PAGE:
Academic journal article Innovation: Organization & Management

Effects of SME Collaboration on R&D in the Service Sector in Open Innovation

Academic journal article Innovation: Organization & Management

Effects of SME Collaboration on R&D in the Service Sector in Open Innovation

Article excerpt

(ProQuest: ... denotes formulae omitted.)

Firms typically envision being successful through innovation at the international level. Some of the major factors influencing the success and innovation of firms include R&D and commercialisation based on internal resources (Chesbrough & Crowther, 2006; Lichtenthaler, 2008). Resources developed through internal R&D can act as a formidable barrier preventing potential competitors from entering the same market (Chesbrough, 2003; Schilling, 2008). However, firms face various problems such as limited amounts of time available for R&D and rapid market changes arising from fluctuating customer needs (Chan, Kensinger, Keown, & Martin, 1997). Internal R&D efforts can be inefficient and wasteful in that such efforts require the use of many resources and substantial amounts of time, making it intractably difficult to capture growth opportunities and manage the firm's innovation activity (Kuemmerle, 1997; Lane & Lubatkin, 1998; von Hippel, 1988). Consequently, the firm's organisation and R&D strategies have to be designed such that they can satisfy diverse global needs. Further, its R&D process must increase the likelihood of R&D outputs becoming both technically and commercially successful.

To survive in increasingly competitive markets, firms have started to incorporate external resources from other firms for the growth and success of their business. In particular, the expansion of boundaries between firms has contributed to this phenomenon. Because of the abundance of external ideas in the global market and increasing collaboration among firms, an increasingly large number of multinational firms have been pursuing innovation activity in partnership with other firms (Dodgson, Gann, & Salter, 2006). Noteworthy is the use of both internal and external ideas through collaboration for coping with rapid market changes and developing new growth engines. Such initiatives have sparked growing interest in new R&D paradigms for exploring how firms manage their collaborative efforts. In the wake of these changes, the concept of open innovation has been highlighted with collaborative activities such as technology acquisition, R&D collaboration, and joint venture activity.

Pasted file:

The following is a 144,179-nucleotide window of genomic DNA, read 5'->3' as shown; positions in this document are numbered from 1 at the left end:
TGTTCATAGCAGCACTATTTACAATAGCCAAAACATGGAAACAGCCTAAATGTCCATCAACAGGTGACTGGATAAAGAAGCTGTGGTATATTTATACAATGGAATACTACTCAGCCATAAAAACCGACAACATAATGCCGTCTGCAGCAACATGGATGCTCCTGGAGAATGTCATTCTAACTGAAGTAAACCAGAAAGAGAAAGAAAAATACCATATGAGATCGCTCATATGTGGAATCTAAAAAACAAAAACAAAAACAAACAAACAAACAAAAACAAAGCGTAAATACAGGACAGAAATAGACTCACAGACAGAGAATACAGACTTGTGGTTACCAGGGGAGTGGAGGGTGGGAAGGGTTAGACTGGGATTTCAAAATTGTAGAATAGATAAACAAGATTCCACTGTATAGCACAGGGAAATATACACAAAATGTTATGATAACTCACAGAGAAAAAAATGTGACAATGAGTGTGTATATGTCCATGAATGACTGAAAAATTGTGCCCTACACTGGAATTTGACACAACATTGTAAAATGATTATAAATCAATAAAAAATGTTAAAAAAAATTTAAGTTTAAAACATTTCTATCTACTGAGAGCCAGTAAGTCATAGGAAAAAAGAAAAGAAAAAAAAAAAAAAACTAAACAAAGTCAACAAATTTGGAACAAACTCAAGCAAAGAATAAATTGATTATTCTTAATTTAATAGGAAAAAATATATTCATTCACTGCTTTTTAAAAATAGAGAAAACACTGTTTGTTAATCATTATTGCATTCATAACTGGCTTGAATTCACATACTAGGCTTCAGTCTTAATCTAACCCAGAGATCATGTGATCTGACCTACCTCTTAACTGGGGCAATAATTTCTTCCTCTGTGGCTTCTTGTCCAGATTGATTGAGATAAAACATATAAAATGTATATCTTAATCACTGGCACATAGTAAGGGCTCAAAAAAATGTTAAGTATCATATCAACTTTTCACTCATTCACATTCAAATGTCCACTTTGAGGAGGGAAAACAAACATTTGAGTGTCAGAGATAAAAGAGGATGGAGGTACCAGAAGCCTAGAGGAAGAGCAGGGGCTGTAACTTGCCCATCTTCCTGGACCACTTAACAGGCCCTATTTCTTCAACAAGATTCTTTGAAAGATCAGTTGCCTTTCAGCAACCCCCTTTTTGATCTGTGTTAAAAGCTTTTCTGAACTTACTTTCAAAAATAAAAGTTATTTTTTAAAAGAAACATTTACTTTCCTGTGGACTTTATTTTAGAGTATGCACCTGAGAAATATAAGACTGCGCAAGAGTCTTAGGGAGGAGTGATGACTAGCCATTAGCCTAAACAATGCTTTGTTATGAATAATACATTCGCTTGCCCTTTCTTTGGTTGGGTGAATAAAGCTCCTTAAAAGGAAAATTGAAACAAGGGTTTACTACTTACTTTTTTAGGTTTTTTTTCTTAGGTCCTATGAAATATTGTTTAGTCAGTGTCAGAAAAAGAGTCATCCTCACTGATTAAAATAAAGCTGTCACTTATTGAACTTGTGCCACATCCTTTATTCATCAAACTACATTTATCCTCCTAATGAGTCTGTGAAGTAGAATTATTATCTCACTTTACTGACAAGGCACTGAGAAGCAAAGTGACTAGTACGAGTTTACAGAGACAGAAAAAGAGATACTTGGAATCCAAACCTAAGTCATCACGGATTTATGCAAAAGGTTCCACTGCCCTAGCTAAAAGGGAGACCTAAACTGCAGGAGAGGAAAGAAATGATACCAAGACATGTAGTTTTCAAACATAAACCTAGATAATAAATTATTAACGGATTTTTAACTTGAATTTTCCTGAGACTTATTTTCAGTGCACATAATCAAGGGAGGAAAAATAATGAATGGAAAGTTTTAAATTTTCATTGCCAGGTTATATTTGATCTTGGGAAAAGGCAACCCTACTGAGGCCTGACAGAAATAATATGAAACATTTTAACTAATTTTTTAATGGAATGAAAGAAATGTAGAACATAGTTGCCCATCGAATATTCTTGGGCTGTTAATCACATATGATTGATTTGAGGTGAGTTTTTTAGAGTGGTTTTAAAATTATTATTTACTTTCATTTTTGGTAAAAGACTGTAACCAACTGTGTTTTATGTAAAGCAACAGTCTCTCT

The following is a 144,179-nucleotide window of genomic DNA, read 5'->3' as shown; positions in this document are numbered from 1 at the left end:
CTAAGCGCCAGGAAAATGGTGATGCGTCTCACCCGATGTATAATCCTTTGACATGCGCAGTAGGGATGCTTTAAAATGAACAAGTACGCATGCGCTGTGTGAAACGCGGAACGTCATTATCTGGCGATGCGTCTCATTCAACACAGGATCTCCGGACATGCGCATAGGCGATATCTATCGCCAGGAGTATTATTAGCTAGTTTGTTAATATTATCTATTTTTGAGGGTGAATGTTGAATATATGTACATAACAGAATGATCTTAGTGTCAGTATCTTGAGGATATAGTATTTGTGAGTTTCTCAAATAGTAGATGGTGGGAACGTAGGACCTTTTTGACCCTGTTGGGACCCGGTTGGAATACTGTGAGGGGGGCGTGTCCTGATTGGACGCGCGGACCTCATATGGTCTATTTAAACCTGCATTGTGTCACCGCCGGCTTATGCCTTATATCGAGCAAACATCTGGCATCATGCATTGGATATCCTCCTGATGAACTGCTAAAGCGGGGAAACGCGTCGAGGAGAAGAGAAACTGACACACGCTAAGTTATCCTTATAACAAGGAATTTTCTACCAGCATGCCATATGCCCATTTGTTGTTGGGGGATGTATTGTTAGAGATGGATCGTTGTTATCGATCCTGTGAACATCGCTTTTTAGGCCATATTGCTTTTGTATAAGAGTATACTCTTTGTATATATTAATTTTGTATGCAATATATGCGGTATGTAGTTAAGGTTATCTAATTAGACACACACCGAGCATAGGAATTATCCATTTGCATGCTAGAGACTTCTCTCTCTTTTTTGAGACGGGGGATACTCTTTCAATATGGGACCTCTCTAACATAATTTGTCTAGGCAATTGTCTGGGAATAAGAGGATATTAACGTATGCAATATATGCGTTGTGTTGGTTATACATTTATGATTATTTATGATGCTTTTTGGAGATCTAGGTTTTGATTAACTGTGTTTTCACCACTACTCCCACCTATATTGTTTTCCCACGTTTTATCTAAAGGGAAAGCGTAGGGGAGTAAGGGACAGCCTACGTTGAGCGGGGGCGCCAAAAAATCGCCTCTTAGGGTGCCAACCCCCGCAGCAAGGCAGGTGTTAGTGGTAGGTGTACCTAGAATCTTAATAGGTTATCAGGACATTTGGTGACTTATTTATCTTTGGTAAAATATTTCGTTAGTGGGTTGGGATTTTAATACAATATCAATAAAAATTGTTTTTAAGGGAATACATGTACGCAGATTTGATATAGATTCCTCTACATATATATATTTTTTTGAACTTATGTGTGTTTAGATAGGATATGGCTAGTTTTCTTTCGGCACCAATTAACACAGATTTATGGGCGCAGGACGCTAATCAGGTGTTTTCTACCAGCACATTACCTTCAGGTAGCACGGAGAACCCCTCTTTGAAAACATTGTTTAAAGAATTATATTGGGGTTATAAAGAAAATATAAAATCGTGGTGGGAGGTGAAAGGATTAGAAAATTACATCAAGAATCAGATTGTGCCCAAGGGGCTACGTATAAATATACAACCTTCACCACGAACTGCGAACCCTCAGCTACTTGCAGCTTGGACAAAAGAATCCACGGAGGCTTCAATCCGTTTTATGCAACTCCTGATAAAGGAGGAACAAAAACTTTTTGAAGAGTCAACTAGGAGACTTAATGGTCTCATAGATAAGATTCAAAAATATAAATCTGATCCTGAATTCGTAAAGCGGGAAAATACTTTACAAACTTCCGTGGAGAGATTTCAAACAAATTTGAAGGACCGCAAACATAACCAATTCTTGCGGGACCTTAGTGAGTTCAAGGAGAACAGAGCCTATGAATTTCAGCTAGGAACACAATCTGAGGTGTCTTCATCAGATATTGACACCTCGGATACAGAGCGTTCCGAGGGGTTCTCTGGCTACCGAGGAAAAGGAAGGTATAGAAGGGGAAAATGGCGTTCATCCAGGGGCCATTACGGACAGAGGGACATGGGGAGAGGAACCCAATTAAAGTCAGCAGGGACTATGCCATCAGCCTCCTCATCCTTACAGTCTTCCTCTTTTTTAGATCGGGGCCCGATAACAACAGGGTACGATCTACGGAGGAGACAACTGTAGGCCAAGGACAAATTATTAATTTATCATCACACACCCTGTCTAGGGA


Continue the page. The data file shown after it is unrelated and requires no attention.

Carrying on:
The concept of open innovation embraces the strategic intent behind the use of both internal and external resources and is defined as the dynamic capability to manage technology both within and outside firms. Collaborative activities for the use of external resources reflect the core role of open innovation, that is, the enhancement of the performance, productivity, and sales of firms (Lichtenthaler, 2008). Open innovation can be achieved by integrating strategic activities such as technology acquisition and transfer, R&D collaboration, joint venture activity, and networking. A number of empirical studies have examined the R&D efficiency by analysing strategy of technology acquisition and commercialisation and evaluating technologically innovative activities (Amara & Landry, 2005; Arora, Fosfuri, & Gambardella, 2001; Gassmann & Reepmeyer, 2005; Kline, 2003). In addition, some studies have reported that goals and determinants for successful R&D cooperation vary according to partners (Belderbos, Carree, & Lokshin, 2004; Fritsch & Lukas, 2001; Tether, 2002). To sum up, collaboration has been referred to as one of the most important factors in open innovation.

However, three key issues remain largely unexplored and unexploited: types of collaboration, target industrial sectors, and methods. First, the question of whether R&D performance varies according to the type of collaborative activity has remained in the context of open innovation. Previous studies of collaborative activities have typically examined their effects on R&D performance by focusing on only one particular type of collaborative activity (Belderbos et al., 2004; Criscuolo & Haskel, 2003; Lhuillery & Pfister, 2009; Sampson, 2007). …

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